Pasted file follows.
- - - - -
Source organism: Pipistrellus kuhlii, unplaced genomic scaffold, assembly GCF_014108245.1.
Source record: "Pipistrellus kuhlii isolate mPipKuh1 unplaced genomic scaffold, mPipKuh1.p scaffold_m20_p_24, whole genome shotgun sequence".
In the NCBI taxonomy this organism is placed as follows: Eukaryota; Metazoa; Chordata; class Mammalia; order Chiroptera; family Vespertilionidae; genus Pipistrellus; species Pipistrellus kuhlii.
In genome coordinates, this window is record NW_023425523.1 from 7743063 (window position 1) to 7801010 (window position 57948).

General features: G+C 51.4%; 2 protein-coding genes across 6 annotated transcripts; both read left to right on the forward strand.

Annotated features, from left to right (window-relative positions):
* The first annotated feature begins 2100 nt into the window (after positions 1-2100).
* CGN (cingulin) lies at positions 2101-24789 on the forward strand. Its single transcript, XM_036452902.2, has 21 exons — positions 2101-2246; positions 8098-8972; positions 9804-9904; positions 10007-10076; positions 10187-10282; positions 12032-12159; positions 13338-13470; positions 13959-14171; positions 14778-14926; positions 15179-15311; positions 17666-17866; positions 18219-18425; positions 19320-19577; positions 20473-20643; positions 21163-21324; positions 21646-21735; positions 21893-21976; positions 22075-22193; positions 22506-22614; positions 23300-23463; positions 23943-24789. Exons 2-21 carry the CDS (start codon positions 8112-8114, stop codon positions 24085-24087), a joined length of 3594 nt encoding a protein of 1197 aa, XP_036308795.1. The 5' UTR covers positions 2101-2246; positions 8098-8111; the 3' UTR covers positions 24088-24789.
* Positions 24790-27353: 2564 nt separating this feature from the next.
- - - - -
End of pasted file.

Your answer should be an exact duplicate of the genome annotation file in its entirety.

Source organism: Pipistrellus kuhlii, unplaced genomic scaffold, assembly GCF_014108245.1.
Source record: "Pipistrellus kuhlii isolate mPipKuh1 unplaced genomic scaffold, mPipKuh1.p scaffold_m20_p_24, whole genome shotgun sequence".
In the NCBI taxonomy this organism is placed as follows: Eukaryota; Metazoa; Chordata; class Mammalia; order Chiroptera; family Vespertilionidae; genus Pipistrellus; species Pipistrellus kuhlii.
In genome coordinates, this window is record NW_023425523.1 from 7743063 (window position 1) to 7801010 (window position 57948).

General features: G+C 51.4%; 2 protein-coding genes across 6 annotated transcripts; both read left to right on the forward strand.

Annotated features, from left to right (window-relative positions):
* The first annotated feature begins 2100 nt into the window (after positions 1-2100).
* CGN (cingulin) lies at positions 2101-24789 on the forward strand. Its single transcript, XM_036452902.2, has 21 exons — positions 2101-2246; positions 8098-8972; positions 9804-9904; positions 10007-10076; positions 10187-10282; positions 12032-12159; positions 13338-13470; positions 13959-14171; positions 14778-14926; positions 15179-15311; positions 17666-17866; positions 18219-18425; positions 19320-19577; positions 20473-20643; positions 21163-21324; positions 21646-21735; positions 21893-21976; positions 22075-22193; positions 22506-22614; positions 23300-23463; positions 23943-24789. Exons 2-21 carry the CDS (start codon positions 8112-8114, stop codon positions 24085-24087), a joined length of 3594 nt encoding a protein of 1197 aa, XP_036308795.1. The 5' UTR covers positions 2101-2246; positions 8098-8111; the 3' UTR covers positions 24088-24789.
* Positions 24790-27353: 2564 nt separating this feature from the next.